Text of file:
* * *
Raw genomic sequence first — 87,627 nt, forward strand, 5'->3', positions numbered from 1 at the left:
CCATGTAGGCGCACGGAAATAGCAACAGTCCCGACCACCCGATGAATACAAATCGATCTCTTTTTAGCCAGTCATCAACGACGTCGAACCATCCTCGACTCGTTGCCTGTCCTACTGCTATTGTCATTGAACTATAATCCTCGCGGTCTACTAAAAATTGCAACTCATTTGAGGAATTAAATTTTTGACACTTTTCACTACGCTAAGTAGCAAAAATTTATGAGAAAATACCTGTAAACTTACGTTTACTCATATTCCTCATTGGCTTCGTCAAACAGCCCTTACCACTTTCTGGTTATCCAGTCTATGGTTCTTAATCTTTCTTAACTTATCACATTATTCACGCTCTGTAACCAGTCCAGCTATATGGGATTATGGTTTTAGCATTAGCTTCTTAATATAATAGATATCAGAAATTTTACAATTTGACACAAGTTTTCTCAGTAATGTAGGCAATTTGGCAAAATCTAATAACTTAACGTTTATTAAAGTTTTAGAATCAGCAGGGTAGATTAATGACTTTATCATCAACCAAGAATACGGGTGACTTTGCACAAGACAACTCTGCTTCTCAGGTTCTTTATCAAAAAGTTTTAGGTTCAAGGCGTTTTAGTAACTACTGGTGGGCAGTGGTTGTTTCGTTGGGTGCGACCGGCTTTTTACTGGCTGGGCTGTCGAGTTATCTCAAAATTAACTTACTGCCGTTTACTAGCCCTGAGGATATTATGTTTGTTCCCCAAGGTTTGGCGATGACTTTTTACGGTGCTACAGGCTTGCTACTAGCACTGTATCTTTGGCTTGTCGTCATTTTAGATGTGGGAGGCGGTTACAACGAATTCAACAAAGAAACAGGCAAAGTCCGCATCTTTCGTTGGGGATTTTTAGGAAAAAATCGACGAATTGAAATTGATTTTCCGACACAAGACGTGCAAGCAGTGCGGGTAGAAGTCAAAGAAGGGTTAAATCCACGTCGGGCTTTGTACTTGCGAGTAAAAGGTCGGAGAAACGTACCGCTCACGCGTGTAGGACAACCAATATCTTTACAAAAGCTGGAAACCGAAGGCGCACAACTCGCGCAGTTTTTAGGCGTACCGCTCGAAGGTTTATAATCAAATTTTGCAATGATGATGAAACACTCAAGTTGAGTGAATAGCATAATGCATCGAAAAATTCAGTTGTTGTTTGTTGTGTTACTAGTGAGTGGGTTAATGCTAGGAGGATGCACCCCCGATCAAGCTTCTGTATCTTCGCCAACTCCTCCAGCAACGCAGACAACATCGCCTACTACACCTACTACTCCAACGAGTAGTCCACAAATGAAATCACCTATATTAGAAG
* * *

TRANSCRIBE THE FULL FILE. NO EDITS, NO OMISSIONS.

Raw genomic sequence first — 87,627 nt, forward strand, 5'->3', positions numbered from 1 at the left:
CCATGTAGGCGCACGGAAATAGCAACAGTCCCGACCACCCGATGAATACAAATCGATCTCTTTTTAGCCAGTCATCAACGACGTCGAACCATCCTCGACTCGTTGCCTGTCCTACTGCTATTGTCATTGAACTATAATCCTCGCGGTCTACTAAAAATTGCAACTCATTTGAGGAATTAAATTTTTGACACTTTTCACTACGCTAAGTAGCAAAAATTTATGAGAAAATACCTGTAAACTTACGTTTACTCATATTCCTCATTGGCTTCGTCAAACAGCCCTTACCACTTTCTGGTTATCCAGTCTATGGTTCTTAATCTTTCTTAACTTATCACATTATTCACGCTCTGTAACCAGTCCAGCTATATGGGATTATGGTTTTAGCATTAGCTTCTTAATATAATAGATATCAGAAATTTTACAATTTGACACAAGTTTTCTCAGTAATGTAGGCAATTTGGCAAAATCTAATAACTTAACGTTTATTAAAGTTTTAGAATCAGCAGGGTAGATTAATGACTTTATCATCAACCAAGAATACGGGTGACTTTGCACAAGACAACTCTGCTTCTCAGGTTCTTTATCAAAAAGTTTTAGGTTCAAGGCGTTTTAGTAACTACTGGTGGGCAGTGGTTGTTTCGTTGGGTGCGACCGGCTTTTTACTGGCTGGGCTGTCGAGTTATCTCAAAATTAACTTACTGCCGTTTACTAGCCCTGAGGATATTATGTTTGTTCCCCAAGGTTTGGCGATGACTTTTTACGGTGCTACAGGCTTGCTACTAGCACTGTATCTTTGGCTTGTCGTCATTTTAGATGTGGGAGGCGGTTACAACGAATTCAACAAAGAAACAGGCAAAGTCCGCATCTTTCGTTGGGGATTTTTAGGAAAAAATCGACGAATTGAAATTGATTTTCCGACACAAGACGTGCAAGCAGTGCGGGTAGAAGTCAAAGAAGGGTTAAATCCACGTCGGGCTTTGTACTTGCGAGTAAAAGGTCGGAGAAACGTACCGCTCACGCGTGTAGGACAACCAATATCTTTACAAAAGCTGGAAACCGAAGGCGCACAACTCGCGCAGTTTTTAGGCGTACCGCTCGAAGGTTTATAATCAAATTTTGCAATGATGATGAAACACTCAAGTTGAGTGAATAGCATAATGCATCGAAAAATTCAGTTGTTGTTTGTTGTGTTACTAGTGAGTGGGTTAATGCTAGGAGGATGCACCCCCGATCAAGCTTCTGTATCTTCGCCAACTCCTCCAGCAACGCAGACAACATCGCCTACTACACCTACTACTCCAACGAGTAGTCCACAAATGAAATCACCTATATTAGAAG